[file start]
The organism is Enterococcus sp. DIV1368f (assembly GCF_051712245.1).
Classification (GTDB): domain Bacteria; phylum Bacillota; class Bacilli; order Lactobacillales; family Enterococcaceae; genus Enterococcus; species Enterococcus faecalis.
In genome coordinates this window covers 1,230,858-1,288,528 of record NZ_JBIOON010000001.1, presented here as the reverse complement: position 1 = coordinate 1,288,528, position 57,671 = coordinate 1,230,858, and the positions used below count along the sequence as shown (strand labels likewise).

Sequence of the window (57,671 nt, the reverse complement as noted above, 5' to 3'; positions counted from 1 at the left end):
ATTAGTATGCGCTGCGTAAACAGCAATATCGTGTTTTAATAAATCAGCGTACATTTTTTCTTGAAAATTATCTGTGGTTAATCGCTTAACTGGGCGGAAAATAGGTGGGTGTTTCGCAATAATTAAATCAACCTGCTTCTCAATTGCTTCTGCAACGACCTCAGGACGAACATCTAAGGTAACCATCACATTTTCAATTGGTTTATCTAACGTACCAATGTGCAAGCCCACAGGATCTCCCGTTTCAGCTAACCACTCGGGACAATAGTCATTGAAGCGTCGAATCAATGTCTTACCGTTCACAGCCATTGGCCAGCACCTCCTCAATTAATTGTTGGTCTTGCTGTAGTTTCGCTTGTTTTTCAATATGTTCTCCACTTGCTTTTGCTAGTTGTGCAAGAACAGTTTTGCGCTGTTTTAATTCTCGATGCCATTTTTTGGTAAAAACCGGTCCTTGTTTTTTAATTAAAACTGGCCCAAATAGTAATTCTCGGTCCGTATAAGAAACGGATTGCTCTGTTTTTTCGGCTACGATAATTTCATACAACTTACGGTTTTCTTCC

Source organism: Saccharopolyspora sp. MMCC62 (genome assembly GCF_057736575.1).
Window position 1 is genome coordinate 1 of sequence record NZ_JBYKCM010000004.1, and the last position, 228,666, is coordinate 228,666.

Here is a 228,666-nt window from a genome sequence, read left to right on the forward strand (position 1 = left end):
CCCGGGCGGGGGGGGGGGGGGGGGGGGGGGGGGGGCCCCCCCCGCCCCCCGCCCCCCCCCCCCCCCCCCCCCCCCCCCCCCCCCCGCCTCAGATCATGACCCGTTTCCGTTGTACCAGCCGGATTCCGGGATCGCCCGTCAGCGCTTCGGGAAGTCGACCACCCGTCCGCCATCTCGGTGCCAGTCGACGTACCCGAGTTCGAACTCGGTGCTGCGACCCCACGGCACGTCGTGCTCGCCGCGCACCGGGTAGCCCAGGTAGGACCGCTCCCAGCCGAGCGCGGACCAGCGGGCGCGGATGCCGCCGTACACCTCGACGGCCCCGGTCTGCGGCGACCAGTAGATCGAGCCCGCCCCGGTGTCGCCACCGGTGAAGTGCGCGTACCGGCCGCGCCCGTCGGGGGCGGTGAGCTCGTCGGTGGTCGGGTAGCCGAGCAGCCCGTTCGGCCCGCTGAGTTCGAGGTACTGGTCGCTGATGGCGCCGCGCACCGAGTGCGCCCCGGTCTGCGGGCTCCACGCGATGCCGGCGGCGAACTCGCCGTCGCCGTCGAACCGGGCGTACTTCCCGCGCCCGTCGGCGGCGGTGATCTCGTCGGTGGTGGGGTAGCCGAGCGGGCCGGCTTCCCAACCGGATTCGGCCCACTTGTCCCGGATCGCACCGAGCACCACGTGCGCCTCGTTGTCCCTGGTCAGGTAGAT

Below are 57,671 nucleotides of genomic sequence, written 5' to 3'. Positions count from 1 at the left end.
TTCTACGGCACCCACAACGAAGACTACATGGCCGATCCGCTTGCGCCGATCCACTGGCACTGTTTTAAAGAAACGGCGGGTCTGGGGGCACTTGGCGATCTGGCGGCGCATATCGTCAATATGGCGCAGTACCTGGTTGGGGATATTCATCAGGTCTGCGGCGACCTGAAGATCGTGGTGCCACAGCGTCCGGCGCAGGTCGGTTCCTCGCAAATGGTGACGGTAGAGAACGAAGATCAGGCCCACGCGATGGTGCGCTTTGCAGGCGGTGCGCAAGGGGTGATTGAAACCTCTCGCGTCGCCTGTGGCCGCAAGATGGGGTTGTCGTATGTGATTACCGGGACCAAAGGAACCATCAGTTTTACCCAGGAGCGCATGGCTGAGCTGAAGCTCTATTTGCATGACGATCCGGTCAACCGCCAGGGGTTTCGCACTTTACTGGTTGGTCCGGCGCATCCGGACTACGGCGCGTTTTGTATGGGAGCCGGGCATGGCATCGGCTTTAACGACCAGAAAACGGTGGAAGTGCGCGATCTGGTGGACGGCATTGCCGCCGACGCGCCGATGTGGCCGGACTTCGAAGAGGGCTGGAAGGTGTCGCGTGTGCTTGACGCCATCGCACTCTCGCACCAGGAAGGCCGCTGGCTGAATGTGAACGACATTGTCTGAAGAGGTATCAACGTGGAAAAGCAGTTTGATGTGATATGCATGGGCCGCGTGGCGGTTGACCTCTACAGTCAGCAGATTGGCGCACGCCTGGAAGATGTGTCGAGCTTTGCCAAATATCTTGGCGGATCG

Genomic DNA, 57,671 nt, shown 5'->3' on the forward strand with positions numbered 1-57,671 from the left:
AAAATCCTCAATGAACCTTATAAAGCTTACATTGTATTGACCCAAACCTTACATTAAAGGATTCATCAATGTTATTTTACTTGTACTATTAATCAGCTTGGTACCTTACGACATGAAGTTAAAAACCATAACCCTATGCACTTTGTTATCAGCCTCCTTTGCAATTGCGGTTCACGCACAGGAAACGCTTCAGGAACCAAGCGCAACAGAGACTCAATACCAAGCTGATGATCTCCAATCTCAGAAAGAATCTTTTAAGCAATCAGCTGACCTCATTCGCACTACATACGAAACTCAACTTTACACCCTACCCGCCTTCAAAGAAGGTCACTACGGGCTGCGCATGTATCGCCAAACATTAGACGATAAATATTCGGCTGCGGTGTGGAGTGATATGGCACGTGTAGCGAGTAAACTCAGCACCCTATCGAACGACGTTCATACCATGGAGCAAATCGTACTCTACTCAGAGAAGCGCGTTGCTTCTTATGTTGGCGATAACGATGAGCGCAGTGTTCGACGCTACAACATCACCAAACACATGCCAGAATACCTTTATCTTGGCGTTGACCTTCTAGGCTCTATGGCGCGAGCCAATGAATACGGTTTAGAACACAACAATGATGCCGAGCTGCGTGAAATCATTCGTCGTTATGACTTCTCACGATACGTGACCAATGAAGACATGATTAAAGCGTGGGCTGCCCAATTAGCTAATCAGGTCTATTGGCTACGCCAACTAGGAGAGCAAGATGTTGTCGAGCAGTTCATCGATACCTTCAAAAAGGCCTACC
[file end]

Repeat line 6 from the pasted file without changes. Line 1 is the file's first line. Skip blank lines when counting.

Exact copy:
Source organism: Saccharopolyspora sp. MMCC62 (genome assembly GCF_057736575.1).